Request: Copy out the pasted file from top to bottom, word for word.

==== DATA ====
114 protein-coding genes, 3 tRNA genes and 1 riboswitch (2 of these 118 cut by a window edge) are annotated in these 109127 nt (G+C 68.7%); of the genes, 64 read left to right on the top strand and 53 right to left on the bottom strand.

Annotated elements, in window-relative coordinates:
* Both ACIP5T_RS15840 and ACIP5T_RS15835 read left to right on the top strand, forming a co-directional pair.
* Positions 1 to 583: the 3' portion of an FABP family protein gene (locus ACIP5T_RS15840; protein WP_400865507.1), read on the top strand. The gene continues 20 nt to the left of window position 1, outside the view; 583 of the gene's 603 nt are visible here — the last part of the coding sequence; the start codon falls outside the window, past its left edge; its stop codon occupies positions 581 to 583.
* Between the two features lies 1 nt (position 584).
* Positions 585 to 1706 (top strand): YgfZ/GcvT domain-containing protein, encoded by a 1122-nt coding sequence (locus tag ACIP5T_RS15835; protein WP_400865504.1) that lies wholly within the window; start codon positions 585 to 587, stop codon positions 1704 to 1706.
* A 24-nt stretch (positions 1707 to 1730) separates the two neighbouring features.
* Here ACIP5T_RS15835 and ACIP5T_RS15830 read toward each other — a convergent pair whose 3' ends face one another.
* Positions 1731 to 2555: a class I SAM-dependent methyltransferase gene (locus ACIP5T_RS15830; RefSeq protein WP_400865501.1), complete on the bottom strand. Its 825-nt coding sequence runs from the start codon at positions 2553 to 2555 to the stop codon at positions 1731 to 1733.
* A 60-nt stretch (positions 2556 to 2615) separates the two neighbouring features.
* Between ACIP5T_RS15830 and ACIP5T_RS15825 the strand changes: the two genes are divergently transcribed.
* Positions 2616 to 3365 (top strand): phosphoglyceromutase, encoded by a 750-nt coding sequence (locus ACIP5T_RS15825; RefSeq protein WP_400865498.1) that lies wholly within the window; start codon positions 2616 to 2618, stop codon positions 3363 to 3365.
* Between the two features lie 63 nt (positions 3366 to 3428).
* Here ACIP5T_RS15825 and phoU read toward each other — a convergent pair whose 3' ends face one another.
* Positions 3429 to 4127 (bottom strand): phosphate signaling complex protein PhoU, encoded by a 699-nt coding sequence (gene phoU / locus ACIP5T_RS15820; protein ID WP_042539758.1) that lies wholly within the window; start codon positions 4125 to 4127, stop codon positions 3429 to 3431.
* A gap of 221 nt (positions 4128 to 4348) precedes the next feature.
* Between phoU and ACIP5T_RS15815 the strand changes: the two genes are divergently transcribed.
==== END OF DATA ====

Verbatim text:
114 protein-coding genes, 3 tRNA genes and 1 riboswitch (2 of these 118 cut by a window edge) are annotated in these 109127 nt (G+C 68.7%); of the genes, 64 read left to right on the top strand and 53 right to left on the bottom strand.

Annotated elements, in window-relative coordinates:
* Both ACIP5T_RS15840 and ACIP5T_RS15835 read left to right on the top strand, forming a co-directional pair.
* Positions 1 to 583: the 3' portion of an FABP family protein gene (locus ACIP5T_RS15840; protein WP_400865507.1), read on the top strand. The gene continues 20 nt to the left of window position 1, outside the view; 583 of the gene's 603 nt are visible here — the last part of the coding sequence; the start codon falls outside the window, past its left edge; its stop codon occupies positions 581 to 583.
* Between the two features lies 1 nt (position 584).
* Positions 585 to 1706 (top strand): YgfZ/GcvT domain-containing protein, encoded by a 1122-nt coding sequence (locus tag ACIP5T_RS15835; protein WP_400865504.1) that lies wholly within the window; start codon positions 585 to 587, stop codon positions 1704 to 1706.
* A 24-nt stretch (positions 1707 to 1730) separates the two neighbouring features.
* Here ACIP5T_RS15835 and ACIP5T_RS15830 read toward each other — a convergent pair whose 3' ends face one another.
* Positions 1731 to 2555: a class I SAM-dependent methyltransferase gene (locus ACIP5T_RS15830; RefSeq protein WP_400865501.1), complete on the bottom strand. Its 825-nt coding sequence runs from the start codon at positions 2553 to 2555 to the stop codon at positions 1731 to 1733.
* A 60-nt stretch (positions 2556 to 2615) separates the two neighbouring features.
* Between ACIP5T_RS15830 and ACIP5T_RS15825 the strand changes: the two genes are divergently transcribed.
* Positions 2616 to 3365 (top strand): phosphoglyceromutase, encoded by a 750-nt coding sequence (locus ACIP5T_RS15825; RefSeq protein WP_400865498.1) that lies wholly within the window; start codon positions 2616 to 2618, stop codon positions 3363 to 3365.
* Between the two features lie 63 nt (positions 3366 to 3428).
* Here ACIP5T_RS15825 and phoU read toward each other — a convergent pair whose 3' ends face one another.
* Positions 3429 to 4127 (bottom strand): phosphate signaling complex protein PhoU, encoded by a 699-nt coding sequence (gene phoU / locus ACIP5T_RS15820; protein ID WP_042539758.1) that lies wholly within the window; start codon positions 4125 to 4127, stop codon positions 3429 to 3431.
* A gap of 221 nt (positions 4128 to 4348) precedes the next feature.
* Between phoU and ACIP5T_RS15815 the strand changes: the two genes are divergently transcribed.